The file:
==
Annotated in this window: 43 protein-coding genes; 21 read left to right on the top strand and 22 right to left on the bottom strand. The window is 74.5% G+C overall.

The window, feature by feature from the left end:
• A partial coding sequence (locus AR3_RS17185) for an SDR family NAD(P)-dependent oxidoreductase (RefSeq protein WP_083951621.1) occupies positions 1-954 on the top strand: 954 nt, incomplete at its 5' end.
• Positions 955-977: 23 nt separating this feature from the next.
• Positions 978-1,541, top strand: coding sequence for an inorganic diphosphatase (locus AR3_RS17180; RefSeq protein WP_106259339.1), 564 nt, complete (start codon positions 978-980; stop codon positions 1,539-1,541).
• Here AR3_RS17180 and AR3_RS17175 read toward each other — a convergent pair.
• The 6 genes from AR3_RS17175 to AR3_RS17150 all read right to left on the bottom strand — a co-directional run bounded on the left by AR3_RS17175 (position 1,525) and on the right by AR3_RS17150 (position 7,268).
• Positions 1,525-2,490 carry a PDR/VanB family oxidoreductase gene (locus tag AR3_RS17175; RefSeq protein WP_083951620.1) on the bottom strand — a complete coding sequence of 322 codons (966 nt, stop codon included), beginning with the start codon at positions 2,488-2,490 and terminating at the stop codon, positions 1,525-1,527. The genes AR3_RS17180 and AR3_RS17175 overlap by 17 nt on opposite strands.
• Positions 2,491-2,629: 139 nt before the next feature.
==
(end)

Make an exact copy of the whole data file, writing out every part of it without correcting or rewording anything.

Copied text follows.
Annotated in this window: 43 protein-coding genes; 21 read left to right on the top strand and 22 right to left on the bottom strand. The window is 74.5% G+C overall.

The window, feature by feature from the left end:
• A partial coding sequence (locus AR3_RS17185) for an SDR family NAD(P)-dependent oxidoreductase (RefSeq protein WP_083951621.1) occupies positions 1-954 on the top strand: 954 nt, incomplete at its 5' end.
• Positions 955-977: 23 nt separating this feature from the next.
• Positions 978-1,541, top strand: coding sequence for an inorganic diphosphatase (locus AR3_RS17180; RefSeq protein WP_106259339.1), 564 nt, complete (start codon positions 978-980; stop codon positions 1,539-1,541).
• Here AR3_RS17180 and AR3_RS17175 read toward each other — a convergent pair.
• The 6 genes from AR3_RS17175 to AR3_RS17150 all read right to left on the bottom strand — a co-directional run bounded on the left by AR3_RS17175 (position 1,525) and on the right by AR3_RS17150 (position 7,268).
• Positions 1,525-2,490 carry a PDR/VanB family oxidoreductase gene (locus tag AR3_RS17175; RefSeq protein WP_083951620.1) on the bottom strand — a complete coding sequence of 322 codons (966 nt, stop codon included), beginning with the start codon at positions 2,488-2,490 and terminating at the stop codon, positions 1,525-1,527. The genes AR3_RS17180 and AR3_RS17175 overlap by 17 nt on opposite strands.
• Positions 2,491-2,629: 139 nt before the next feature.